The Search for Fuel Economy

Pages from a Designer's Notebook

Sept 7, 08, 2008

Chap. 17: The Truth and Motorcycle Design

(no Zen here)

I speak a lot about the truth in design. It is hard to see the truth because popular culture has veered so far from it.
For example, the truth is that the streamlined shape takes the least power to move through the air. But look around... Where do you see vehicles that are streamlined?
Only airplanes and speed record machines are streamlined. Don't you wonder why?
Reason 1: Streamlining is illegal

The biggest reason we don't have real streamlining on our street bikes is because fifty years ago, Real Streamlining was banned from road racing by the world sanctioning body for racing, the FIM. The arguments at that time were that real streamlining was dangerous. In addition, some riders complained that sidewinds were a problem. Here is what happened:

Real Streamlining
1957: FIM banned streamlining
Road racer today
In 1957, real streamlining was banned from track racing by the FIM. Development of streamlining came to a halt. No one addressed side wind problems. This is why racers now look like the Honda on the right, which is not streamlined at all. Addressing side winds has been a big subject for my Freedom Machine.
Street racer sare - not streamlined - just like real racers are not streamlined
How many of us understand that we are not streamlined? Don't feel bad. I have been designing for motorcycles since 1964 and had not made the connection myself. I believe it is time to allow real streamlining on the race track. Once racers are streamlined, street riders will want to look like racers and be streamlined too. Less fuel will be burned. We must begin with the FIM.
Here is the man I came to Bonneville to meet: Charlie Hennekam

Charlie is the Technical Coordinator of the FIM - Fédération Internationale de Motocyclisme, Switzerland. What an honor to speak with him. Charlie listened to me respecfully and explained that this year, the rules for streamlining were already being relaxed. I had the distinct feeling that Charlie was way ahead of me in preparing for the new world of energy conservation. To my delight, Charlie offered to present my arguments to the appropriate committees at the FIM for eliminating all bans on real streamlining.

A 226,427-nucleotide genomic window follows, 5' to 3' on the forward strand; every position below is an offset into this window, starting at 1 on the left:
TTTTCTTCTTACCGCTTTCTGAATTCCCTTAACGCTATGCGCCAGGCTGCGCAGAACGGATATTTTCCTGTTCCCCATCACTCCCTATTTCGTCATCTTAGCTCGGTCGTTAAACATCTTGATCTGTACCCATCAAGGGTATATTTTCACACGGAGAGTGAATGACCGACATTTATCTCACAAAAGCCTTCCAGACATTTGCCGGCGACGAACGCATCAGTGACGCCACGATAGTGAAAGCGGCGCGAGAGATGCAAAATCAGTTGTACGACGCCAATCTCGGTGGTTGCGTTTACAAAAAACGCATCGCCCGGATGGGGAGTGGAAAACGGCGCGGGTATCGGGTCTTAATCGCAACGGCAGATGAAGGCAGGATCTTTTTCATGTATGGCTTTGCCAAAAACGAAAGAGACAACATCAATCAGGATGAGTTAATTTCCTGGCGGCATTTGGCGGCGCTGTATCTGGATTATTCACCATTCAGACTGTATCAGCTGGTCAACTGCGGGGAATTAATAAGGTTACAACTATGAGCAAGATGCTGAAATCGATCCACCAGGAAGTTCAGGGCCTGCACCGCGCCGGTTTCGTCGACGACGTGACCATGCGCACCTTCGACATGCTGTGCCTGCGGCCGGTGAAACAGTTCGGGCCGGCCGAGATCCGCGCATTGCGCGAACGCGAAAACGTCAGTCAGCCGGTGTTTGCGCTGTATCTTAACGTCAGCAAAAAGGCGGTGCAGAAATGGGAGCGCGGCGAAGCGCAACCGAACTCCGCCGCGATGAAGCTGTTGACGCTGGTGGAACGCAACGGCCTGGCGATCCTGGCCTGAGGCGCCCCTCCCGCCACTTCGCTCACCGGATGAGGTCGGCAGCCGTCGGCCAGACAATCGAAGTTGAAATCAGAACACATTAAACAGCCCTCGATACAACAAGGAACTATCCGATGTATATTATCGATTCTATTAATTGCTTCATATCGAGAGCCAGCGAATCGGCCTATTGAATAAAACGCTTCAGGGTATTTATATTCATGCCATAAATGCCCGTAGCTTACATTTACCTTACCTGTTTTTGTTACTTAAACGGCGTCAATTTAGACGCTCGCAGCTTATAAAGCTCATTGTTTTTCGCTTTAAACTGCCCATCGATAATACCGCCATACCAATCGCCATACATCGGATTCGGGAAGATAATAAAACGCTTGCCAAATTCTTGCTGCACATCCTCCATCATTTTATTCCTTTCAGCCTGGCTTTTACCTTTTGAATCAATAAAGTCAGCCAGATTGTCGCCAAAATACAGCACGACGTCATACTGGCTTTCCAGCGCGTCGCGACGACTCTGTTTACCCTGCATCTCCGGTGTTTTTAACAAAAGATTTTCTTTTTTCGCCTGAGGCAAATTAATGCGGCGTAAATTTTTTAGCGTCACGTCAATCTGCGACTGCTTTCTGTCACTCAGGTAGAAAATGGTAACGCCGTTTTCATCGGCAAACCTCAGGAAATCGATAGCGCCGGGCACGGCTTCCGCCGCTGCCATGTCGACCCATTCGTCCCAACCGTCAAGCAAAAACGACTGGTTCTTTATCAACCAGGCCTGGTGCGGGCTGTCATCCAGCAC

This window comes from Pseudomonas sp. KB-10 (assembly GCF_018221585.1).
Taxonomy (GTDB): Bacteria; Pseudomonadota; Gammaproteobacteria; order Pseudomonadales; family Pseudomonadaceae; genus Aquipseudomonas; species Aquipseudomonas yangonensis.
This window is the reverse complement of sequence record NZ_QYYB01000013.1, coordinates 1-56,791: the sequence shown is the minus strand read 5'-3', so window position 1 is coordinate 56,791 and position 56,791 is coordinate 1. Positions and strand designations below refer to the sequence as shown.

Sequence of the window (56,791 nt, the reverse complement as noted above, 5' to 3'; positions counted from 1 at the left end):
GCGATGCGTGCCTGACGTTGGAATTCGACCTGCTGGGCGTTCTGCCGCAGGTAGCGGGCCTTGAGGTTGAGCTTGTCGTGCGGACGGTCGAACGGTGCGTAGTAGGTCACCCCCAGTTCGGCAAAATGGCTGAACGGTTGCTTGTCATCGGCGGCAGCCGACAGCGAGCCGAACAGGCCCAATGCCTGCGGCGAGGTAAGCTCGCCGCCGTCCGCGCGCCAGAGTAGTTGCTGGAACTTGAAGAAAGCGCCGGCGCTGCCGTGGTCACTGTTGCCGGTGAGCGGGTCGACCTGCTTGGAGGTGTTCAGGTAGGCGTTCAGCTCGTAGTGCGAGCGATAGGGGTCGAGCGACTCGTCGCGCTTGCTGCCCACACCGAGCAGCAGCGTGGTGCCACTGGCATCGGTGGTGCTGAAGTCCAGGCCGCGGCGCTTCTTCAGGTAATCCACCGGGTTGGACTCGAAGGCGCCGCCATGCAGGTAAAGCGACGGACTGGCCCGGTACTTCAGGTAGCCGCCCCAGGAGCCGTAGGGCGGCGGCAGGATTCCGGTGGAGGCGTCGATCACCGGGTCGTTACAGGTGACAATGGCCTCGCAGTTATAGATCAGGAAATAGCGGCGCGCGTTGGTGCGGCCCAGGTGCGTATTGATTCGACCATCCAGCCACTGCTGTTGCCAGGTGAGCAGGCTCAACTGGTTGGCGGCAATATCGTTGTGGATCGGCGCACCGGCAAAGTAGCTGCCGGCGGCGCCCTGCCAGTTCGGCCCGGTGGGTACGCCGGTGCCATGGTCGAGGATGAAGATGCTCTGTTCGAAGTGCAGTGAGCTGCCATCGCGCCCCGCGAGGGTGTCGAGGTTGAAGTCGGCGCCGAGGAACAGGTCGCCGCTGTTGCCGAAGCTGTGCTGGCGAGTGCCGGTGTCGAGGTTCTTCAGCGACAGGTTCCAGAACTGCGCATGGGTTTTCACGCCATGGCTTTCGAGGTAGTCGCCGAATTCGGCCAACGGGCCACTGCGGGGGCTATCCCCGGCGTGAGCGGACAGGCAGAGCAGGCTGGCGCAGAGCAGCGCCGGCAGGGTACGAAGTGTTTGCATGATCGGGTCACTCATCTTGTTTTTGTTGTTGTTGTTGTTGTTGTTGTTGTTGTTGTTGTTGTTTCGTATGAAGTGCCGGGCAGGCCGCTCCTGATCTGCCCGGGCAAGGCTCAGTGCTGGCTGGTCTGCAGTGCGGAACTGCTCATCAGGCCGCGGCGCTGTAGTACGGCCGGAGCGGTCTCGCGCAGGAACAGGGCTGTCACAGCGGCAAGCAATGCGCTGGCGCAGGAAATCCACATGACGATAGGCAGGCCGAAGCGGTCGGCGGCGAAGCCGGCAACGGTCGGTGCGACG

Eliminating bans on real streamlining could lead to the most significant change in motorcycle design in 50 years! Thank you, Charlie.

Reason 2: Streamlining is difficult.

While the streamlined shape is simple, making a streamlined shape is hard. Fifty years ago, the materials needed to streamline were heavy, fragile and expensive. They had only wood, fabric, steel, aluminum and fiberglass to work with.

Getting in and out of a streamlined body is equally difficult. Today, however, we can build things unimaginable 50 years ago. Today, we have lightweight plastics, foam and inflatables. The dreamers and inventors of the world need to be freed by FIM rules and allowed to streamline racers. I am absolutely certain we can solve whatever problems that bothered us 50 years ago.
Reason 3: Streamlining is mis-understood

Most people have no idea what real streamlining is. In fact, most people actually believe that streamlining is "pointed at the front." (The point belongs at the rear.) See demonstration of real streamlining. Look at this zippy sketch I found on the internet:

Real streamlining has the point at the rear, not at the front. This thing would probably go faster if it ran backwards.

For most of the past 100 years of motoring, we had had plenty of fuel. We could make our vehicles any shape we wanted and push them through the air with more horsepower. We had lots of gasoline and it was cheap. Americans have not needed to streamline.

Things have changed.

Today, we import 2 of every 3 gallons from foreigners. This is making us poor and making them rich.